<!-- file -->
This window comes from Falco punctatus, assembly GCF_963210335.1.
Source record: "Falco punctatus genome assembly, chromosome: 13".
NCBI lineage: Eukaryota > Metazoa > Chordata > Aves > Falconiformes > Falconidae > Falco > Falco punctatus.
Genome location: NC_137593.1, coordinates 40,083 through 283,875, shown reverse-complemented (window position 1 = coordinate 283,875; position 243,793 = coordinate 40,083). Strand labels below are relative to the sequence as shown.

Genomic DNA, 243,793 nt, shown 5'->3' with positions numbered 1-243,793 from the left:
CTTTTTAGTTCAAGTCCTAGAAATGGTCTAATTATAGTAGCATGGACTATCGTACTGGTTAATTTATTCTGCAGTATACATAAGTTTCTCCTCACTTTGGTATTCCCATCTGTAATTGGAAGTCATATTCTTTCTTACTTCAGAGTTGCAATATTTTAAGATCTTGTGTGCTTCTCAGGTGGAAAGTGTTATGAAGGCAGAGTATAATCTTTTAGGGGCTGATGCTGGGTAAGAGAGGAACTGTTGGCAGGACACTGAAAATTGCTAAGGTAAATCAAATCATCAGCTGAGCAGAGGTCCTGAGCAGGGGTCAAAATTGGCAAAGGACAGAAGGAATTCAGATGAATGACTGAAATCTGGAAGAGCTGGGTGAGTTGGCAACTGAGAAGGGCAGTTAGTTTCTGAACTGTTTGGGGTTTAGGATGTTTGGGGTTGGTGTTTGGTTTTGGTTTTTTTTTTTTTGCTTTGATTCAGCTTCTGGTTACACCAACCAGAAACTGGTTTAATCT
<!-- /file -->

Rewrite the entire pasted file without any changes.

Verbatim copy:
This window comes from Falco punctatus, assembly GCF_963210335.1.
Source record: "Falco punctatus genome assembly, chromosome: 13".
NCBI lineage: Eukaryota > Metazoa > Chordata > Aves > Falconiformes > Falconidae > Falco > Falco punctatus.
Genome location: NC_137593.1, coordinates 40,083 through 283,875, shown reverse-complemented (window position 1 = coordinate 283,875; position 243,793 = coordinate 40,083). Strand labels below are relative to the sequence as shown.

Genomic DNA, 243,793 nt, shown 5'->3' with positions numbered 1-243,793 from the left:
CTTTTTAGTTCAAGTCCTAGAAATGGTCTAATTATAGTAGCATGGACTATCGTACTGGTTAATTTATTCTGCAGTATACATAAGTTTCTCCTCACTTTGGTATTCCCATCTGTAATTGGAAGTCATATTCTTTCTTACTTCAGAGTTGCAATATTTTAAGATCTTGTGTGCTTCTCAGGTGGAAAGTGTTATGAAGGCAGAGTATAATCTTTTAGGGGCTGATGCTGGGTAAGAGAGGAACTGTTGGCAGGACACTGAAAATTGCTAAGGTAAATCAAATCATCAGCTGAGCAGAGGTCCTGAGCAGGGGTCAAAATTGGCAAAGGACAGAAGGAATTCAGATGAATGACTGAAATCTGGAAGAGCTGGGTGAGTTGGCAACTGAGAAGGGCAGTTAGTTTCTGAACTGTTTGGGGTTTAGGATGTTTGGGGTTGGTGTTTGGTTTTGGTTTTTTTTTTTTTGCTTTGATTCAGCTTCTGGTTACACCAACCAGAAACTGGTTTAATCT